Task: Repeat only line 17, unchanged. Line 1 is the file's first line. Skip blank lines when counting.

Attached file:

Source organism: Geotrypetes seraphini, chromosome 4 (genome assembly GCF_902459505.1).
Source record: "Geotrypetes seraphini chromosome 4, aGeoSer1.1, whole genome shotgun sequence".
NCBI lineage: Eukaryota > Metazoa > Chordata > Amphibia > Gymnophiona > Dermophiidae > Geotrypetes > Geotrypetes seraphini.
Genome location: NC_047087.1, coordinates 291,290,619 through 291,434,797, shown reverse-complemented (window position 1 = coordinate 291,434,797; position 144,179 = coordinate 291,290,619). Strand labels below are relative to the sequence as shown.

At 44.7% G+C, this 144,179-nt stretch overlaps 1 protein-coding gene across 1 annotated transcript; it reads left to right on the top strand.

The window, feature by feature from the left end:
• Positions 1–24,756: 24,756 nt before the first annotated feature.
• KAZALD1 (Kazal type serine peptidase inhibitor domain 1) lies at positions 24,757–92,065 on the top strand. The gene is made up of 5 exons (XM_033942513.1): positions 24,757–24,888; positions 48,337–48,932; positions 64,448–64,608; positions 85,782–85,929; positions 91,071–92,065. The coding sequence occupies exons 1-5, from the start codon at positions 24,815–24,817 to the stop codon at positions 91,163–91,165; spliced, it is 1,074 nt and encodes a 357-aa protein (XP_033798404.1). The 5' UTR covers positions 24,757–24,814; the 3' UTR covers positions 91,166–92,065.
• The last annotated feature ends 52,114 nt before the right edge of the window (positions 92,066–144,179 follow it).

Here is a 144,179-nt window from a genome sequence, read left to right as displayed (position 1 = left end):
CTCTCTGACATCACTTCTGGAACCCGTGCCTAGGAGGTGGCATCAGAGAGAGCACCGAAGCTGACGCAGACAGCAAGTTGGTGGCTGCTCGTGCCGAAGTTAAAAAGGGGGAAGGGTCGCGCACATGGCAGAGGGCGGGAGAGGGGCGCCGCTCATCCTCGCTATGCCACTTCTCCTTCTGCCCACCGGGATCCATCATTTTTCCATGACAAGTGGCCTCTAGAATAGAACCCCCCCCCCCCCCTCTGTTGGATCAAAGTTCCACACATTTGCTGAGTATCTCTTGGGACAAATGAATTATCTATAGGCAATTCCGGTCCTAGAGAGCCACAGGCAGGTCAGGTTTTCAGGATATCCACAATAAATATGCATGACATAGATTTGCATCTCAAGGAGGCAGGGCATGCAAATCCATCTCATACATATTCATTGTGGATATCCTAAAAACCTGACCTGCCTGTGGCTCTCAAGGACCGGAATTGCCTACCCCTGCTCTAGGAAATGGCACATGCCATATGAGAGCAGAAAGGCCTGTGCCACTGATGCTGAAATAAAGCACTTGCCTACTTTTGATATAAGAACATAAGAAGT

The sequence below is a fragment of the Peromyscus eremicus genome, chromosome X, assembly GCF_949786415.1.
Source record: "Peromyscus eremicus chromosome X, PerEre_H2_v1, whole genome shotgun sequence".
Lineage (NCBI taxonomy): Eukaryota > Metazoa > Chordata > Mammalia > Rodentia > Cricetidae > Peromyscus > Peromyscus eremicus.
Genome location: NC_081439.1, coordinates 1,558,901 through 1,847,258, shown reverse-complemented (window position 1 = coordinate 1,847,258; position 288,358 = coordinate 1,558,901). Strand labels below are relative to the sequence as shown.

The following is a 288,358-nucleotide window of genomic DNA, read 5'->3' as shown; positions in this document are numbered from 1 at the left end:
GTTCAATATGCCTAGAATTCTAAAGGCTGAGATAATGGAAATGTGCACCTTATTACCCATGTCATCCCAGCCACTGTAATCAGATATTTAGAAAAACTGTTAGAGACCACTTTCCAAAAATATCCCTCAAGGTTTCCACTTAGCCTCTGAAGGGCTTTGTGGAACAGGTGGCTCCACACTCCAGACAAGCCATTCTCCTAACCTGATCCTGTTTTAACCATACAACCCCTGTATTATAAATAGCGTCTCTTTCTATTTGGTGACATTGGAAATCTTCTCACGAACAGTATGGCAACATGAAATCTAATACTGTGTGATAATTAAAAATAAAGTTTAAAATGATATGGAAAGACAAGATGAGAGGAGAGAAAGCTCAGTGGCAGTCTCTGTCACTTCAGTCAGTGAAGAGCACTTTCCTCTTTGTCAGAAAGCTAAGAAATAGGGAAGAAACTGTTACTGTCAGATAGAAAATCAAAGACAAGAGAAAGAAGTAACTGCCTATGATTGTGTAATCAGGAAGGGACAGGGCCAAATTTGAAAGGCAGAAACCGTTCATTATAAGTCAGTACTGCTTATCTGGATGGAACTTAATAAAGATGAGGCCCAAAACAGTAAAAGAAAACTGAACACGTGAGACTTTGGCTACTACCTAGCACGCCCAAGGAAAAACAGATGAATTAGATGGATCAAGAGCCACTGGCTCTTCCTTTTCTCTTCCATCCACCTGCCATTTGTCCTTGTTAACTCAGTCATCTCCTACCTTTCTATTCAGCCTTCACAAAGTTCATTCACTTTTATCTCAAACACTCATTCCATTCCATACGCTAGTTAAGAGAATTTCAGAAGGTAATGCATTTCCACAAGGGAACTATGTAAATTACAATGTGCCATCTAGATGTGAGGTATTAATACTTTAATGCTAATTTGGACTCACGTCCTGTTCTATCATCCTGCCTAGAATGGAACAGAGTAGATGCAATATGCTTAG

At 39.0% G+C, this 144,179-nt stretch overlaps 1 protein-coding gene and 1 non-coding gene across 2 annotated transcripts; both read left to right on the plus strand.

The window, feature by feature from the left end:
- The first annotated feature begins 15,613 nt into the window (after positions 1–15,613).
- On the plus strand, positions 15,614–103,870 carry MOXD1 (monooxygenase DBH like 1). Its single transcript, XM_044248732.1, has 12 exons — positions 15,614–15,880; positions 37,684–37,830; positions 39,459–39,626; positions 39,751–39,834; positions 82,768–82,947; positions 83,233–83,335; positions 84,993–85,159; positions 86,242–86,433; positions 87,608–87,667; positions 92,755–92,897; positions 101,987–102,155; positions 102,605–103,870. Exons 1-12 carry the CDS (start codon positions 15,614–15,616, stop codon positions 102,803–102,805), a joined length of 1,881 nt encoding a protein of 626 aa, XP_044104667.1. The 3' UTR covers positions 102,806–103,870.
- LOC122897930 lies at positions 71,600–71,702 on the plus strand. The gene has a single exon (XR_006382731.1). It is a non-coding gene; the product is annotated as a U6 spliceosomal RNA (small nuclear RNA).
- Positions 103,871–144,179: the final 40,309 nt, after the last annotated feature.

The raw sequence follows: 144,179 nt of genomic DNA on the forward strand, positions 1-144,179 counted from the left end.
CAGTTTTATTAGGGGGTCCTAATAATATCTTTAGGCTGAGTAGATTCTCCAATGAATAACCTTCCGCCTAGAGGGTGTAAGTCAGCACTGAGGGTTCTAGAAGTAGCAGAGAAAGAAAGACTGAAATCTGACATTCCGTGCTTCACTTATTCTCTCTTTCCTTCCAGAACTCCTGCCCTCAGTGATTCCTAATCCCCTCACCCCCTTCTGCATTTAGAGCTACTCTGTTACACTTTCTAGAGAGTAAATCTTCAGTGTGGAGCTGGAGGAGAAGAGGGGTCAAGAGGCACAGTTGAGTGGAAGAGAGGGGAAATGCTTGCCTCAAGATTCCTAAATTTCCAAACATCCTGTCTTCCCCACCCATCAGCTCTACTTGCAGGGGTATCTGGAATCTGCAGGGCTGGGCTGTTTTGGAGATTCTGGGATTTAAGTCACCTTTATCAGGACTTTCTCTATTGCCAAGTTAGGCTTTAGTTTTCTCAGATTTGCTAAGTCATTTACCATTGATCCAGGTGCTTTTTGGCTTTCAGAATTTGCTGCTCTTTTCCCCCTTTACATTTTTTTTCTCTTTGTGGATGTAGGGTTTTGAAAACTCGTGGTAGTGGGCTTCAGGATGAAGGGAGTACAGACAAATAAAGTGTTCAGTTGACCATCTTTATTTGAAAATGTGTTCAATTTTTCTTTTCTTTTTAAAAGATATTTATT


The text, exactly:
GTTCAATATGCCTAGAATTCTAAAGGCTGAGATAATGGAAATGTGCACCTTATTACCCATGTCATCCCAGCCACTGTAATCAGATATTTAGAAAAACTGTTAGAGACCACTTTCCAAAAATATCCCTCAAGGTTTCCACTTAGCCTCTGAAGGGCTTTGTGGAACAGGTGGCTCCACACTCCAGACAAGCCATTCTCCTAACCTGATCCTGTTTTAACCATACAACCCCTGTATTATAAATAGCGTCTCTTTCTATTTGGTGACATTGGAAATCTTCTCACGAACAGTATGGCAACATGAAATCTAATACTGTGTGATAATTAAAAATAAAGTTTAAAATGATATGGAAAGACAAGATGAGAGGAGAGAAAGCTCAGTGGCAGTCTCTGTCACTTCAGTCAGTGAAGAGCACTTTCCTCTTTGTCAGAAAGCTAAGAAATAGGGAAGAAACTGTTACTGTCAGATAGAAAATCAAAGACAAGAGAAAGAAGTAACTGCCTATGATTGTGTAATCAGGAAGGGACAGGGCCAAATTTGAAAGGCAGAAACCGTTCATTATAAGTCAGTACTGCTTATCTGGATGGAACTTAATAAAGATGAGGCCCAAAACAGTAAAAGAAAACTGAACACGTGAGACTTTGGCTACTACCTAGCACGCCCAAGGAAAAACAGATGAATTAGATGGATCAAGAGCCACTGGCTCTTCCTTTTCTCTTCCATCCACCTGCCATTTGTCCTTGTTAACTCAGTCATCTCCTACCTTTCTATTCAGCCTTCACAAAGTTCATTCACTTTTATCTCAAACACTCATTCCATTCCATACGCTAGTTAAGAGAATTTCAGAAGGTAATGCATTTCCACAAGGGAACTATGTAAATTACAATGTGCCATCTAGATGTGAGGTATTAATACTTTAATGCTAATTTGGACTCACGTCCTGTTCTATCATCCTGCCTAGAATGGAACAGAGTAGATGCAATATGCTTAG